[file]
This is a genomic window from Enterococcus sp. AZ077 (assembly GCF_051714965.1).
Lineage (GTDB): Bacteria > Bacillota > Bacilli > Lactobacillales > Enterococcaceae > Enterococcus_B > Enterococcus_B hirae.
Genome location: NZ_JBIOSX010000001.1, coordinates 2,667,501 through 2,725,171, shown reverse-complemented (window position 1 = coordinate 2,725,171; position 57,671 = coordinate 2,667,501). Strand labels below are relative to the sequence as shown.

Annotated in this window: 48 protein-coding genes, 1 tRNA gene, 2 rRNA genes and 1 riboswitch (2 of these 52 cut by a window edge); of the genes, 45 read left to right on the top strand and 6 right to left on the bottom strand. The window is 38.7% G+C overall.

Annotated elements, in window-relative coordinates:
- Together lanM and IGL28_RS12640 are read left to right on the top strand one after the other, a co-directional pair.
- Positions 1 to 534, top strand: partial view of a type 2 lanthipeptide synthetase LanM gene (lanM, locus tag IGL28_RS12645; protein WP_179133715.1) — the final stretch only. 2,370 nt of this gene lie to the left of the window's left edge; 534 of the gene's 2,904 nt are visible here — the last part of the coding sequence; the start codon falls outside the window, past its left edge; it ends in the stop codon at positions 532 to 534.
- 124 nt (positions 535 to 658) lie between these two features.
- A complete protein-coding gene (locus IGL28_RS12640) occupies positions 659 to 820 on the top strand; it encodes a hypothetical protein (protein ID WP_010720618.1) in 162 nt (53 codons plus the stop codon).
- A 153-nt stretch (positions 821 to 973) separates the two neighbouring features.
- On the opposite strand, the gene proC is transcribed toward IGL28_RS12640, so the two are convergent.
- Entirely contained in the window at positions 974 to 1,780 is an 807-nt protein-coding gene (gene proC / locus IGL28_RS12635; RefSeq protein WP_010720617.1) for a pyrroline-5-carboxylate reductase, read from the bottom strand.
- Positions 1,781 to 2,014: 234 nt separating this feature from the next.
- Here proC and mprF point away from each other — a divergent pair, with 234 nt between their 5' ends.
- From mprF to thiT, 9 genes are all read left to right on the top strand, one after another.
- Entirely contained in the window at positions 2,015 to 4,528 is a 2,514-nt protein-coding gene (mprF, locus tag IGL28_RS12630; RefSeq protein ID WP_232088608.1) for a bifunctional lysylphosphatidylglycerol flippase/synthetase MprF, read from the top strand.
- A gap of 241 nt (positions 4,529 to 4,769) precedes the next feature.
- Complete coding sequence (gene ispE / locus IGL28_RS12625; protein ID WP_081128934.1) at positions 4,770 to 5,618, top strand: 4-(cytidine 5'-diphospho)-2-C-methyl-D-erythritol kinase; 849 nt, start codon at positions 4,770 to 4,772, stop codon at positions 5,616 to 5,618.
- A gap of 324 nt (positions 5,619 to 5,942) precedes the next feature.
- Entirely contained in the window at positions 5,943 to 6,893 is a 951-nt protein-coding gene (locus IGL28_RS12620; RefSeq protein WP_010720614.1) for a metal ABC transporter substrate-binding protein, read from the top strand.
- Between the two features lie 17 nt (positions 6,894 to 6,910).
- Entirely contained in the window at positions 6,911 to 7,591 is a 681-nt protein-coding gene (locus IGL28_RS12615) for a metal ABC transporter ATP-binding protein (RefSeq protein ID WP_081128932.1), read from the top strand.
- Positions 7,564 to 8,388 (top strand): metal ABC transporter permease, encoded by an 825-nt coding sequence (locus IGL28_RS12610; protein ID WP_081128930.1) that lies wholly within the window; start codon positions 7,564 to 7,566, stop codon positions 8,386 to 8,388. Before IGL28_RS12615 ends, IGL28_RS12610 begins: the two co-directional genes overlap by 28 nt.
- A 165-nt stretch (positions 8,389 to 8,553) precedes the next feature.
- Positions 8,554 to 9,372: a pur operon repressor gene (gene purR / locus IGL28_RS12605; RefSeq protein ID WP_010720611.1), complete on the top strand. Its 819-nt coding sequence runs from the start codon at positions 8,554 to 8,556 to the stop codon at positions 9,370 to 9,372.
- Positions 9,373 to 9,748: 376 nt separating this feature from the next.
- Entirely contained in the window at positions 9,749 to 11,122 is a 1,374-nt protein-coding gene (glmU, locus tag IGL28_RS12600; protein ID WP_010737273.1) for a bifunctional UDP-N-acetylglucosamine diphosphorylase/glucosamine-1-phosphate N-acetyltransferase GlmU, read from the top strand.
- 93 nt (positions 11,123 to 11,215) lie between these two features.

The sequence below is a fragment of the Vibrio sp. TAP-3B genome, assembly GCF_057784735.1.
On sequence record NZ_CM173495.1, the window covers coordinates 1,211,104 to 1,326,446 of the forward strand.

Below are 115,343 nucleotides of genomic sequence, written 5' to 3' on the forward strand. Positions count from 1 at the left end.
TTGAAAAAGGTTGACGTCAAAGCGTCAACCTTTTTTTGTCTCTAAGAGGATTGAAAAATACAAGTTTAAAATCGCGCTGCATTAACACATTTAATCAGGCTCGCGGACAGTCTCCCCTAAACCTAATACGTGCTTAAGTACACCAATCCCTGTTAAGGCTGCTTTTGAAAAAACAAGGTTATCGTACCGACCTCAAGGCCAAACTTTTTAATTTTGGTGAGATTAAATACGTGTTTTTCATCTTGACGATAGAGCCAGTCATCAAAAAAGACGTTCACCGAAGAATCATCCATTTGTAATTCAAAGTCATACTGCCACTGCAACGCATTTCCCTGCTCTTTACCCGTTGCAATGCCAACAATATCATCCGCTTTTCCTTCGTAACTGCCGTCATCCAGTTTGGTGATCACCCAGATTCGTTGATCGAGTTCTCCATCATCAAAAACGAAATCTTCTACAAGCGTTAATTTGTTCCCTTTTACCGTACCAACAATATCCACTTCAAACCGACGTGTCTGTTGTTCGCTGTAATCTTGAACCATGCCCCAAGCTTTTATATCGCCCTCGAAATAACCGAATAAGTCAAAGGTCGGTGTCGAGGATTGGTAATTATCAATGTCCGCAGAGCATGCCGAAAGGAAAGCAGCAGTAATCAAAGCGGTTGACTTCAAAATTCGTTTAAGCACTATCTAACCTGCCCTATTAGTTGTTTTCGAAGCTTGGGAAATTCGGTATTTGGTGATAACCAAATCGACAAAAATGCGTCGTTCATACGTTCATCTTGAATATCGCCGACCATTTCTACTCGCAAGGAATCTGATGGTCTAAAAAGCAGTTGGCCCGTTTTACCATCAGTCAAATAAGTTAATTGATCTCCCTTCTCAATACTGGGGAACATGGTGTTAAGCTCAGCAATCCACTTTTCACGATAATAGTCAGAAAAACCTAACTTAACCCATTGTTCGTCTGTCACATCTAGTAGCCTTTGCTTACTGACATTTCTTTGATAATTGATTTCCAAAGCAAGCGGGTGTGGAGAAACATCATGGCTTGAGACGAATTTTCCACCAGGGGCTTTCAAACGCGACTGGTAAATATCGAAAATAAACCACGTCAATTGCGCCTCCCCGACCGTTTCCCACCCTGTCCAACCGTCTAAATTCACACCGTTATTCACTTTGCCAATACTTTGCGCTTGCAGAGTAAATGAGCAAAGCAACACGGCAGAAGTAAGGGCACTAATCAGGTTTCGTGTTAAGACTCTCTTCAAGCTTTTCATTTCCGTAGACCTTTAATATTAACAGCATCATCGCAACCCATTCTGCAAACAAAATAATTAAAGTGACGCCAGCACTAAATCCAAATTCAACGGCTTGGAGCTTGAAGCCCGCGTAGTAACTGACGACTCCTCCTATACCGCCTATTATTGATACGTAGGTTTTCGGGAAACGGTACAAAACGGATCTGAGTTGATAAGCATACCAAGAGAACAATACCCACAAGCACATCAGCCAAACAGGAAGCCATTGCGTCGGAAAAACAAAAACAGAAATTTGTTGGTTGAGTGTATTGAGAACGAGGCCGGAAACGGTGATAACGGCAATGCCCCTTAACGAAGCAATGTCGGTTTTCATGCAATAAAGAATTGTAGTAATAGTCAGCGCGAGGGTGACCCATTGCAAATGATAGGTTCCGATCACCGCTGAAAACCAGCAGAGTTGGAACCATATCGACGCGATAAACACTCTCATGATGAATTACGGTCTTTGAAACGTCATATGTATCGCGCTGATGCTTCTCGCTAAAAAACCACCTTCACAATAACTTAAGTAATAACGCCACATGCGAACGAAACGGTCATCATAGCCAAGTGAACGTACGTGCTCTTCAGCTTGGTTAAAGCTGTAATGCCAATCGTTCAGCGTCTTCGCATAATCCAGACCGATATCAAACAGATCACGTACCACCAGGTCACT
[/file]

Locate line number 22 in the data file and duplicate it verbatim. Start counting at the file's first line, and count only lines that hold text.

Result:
- Entirely contained in the window at positions 6,911 to 7,591 is a 681-nt protein-coding gene (locus IGL28_RS12615) for a metal ABC transporter ATP-binding protein (RefSeq protein ID WP_081128932.1), read from the top strand.